First off, Moore found ways to use his speed and puck pursuit to morph into a responsible two-way forward.
He’s evolved into the Marlies most trusted defensive forward and Keefe even put him on the backend for a couple shifts when the team was left with four defenceman in a late December tilt against the Laval Rocket.
His progressions defensively can also be seen on the Marlies penalty kill, which Moore is the staple of. Moore’s speed and two-way instincts have made for plenty of 4-on-5 chances for the Marlies, recording three short-handed points (a goal and two primary assists) while shorthanded this season.
It’s not always easy to get a player to buy-in to committing to the defensive side of the game.
“For any young player that comes into the pro level, [defence] is usually the area that needs the most work and most attention,” said Keefe.
Then there’s the style of play he plays offensively.
When Moore was recording nearly a point-per-game during the AHL playoffs, he was doing so on the teams fourth line, alongside Brooks and Mason Marchment. They played a simple, yet effective game that was very cycle-heavy.
“[We won] a championship with that line being really really important and it’s because of how they played,” said Keefe. “When he went up [to the Leafs], I think he had that same type of mindset.”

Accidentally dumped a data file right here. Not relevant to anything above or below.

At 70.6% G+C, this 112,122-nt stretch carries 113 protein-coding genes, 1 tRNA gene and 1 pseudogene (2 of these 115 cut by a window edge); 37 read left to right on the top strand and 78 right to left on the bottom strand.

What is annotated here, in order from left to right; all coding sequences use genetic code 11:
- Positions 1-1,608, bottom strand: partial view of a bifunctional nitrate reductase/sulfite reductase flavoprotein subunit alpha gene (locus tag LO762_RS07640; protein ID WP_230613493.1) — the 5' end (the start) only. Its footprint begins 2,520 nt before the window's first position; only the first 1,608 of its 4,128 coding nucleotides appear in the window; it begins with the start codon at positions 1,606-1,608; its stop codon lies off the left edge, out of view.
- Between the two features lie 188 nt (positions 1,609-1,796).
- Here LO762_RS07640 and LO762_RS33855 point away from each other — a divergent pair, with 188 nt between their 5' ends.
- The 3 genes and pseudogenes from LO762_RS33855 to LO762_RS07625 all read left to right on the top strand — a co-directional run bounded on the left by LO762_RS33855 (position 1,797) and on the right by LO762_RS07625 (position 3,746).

He may measure out at 5’10, but that doesn’t mean that Moore shies away from the nitty gritty areas of the game. He’s a puck hound. He’s relentless on pucks and he excels at keeping the puck in the attacking end. Couple that with excellent stick handling (especially in tight spaces), and you’ve got yourself a possession goldmine in your bottom six.
“When you go up [to the Leafs], you’re on the fourth line. You can’t take too many risks,” Marchment said.” It’s more, get [the puck] in and get on the forecheck. Which is kind of what we try to do here.”
Moore’s ability to refine his all-around game is his ticket to the NHL. His offensive prowess may, or may not translate to the big leagues, only time will tell. But in the interim, the question lies, what can Moore do to help the Maple Leafs win games right now?
Well, he can keep the puck in the offensive zone, kill penalties and be trusted in key situations. And if you factor in his skillset, there’s potential for him to move up the depth chart, down the line.
“He can play in a lot of different roles,” said Murray Kuntz of International Hockey Group, who represents Moore. “He can be a very tenacious checker with his speed and his aggressive style, in terms of puck pursuit. You want him to play a skill game? He’s also got that in his arsenal.”
With Moore adding so many layers to his game, he’s evolved into a Swiss-army knife, of sorts. And his odds of becoming an NHL regular have increased because of that.
“He’s going to get [a spot] with the Leafs. If not this year, definitely next year,” said Brooks. “I think when that opportunity comes knocking, he’s going to take full advantage [of it] like he has here.”